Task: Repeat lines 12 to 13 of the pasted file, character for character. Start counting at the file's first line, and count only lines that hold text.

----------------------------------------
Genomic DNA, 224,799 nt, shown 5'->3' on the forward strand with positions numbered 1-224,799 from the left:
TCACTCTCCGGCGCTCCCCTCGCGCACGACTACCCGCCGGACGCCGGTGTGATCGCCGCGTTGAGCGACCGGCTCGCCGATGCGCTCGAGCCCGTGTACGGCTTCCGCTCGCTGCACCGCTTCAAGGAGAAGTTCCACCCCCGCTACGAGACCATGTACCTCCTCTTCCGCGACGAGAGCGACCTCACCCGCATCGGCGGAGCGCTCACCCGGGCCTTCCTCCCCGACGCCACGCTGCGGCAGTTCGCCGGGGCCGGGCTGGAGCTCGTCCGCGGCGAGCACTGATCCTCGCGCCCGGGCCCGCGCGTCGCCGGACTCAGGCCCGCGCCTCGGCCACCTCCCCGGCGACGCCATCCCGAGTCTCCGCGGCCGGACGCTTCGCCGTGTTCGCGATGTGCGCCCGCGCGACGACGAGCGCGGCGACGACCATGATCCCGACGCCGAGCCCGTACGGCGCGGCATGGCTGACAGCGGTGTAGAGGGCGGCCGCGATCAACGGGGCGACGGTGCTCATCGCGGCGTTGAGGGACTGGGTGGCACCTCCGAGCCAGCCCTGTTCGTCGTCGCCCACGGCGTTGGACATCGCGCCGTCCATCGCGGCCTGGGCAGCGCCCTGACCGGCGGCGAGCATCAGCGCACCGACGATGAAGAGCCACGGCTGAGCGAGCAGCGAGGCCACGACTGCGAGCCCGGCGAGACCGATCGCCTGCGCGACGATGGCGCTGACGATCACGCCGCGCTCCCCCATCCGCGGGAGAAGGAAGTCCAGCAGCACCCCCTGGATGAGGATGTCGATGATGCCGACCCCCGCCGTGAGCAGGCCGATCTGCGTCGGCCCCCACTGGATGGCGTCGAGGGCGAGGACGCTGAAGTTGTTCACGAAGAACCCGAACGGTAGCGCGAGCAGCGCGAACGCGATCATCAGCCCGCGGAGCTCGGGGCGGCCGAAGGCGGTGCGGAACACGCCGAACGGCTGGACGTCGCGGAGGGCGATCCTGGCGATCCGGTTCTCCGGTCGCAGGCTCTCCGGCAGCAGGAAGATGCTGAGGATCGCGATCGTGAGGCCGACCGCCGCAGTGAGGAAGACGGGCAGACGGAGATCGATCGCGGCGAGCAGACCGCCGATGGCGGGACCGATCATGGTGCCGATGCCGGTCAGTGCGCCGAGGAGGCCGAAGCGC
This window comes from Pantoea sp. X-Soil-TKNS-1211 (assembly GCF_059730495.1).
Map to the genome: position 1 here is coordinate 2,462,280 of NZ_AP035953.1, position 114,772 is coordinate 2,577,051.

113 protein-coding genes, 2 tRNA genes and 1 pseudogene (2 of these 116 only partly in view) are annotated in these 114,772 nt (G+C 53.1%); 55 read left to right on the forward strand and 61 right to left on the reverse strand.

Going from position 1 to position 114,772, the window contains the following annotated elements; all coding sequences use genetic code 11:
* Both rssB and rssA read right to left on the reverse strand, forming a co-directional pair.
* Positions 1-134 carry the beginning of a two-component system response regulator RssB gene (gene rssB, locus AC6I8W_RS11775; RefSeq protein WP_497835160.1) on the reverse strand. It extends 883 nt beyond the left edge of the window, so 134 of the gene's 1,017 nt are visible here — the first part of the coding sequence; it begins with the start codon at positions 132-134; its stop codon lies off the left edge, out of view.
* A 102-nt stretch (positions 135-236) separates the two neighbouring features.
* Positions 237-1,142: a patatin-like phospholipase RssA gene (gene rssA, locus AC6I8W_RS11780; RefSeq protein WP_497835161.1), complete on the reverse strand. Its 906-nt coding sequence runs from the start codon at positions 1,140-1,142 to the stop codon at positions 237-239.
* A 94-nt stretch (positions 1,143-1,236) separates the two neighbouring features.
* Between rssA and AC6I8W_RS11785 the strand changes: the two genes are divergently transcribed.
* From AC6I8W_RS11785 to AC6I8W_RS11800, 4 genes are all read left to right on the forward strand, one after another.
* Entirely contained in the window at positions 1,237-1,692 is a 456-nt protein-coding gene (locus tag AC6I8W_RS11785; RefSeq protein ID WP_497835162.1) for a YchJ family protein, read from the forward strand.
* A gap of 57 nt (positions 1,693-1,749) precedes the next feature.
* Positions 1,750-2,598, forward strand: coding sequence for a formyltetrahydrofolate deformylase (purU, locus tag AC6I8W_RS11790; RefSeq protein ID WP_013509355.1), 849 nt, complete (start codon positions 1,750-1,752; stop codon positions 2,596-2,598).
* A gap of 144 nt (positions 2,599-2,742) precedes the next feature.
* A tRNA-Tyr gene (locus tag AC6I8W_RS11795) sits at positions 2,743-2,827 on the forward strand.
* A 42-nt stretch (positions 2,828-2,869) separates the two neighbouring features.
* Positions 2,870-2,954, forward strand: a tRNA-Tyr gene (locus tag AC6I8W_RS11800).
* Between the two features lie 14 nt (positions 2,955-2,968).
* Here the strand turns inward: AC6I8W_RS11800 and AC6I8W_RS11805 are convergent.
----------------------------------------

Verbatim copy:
* Between rssA and AC6I8W_RS11785 the strand changes: the two genes are divergently transcribed.
* From AC6I8W_RS11785 to AC6I8W_RS11800, 4 genes are all read left to right on the forward strand, one after another.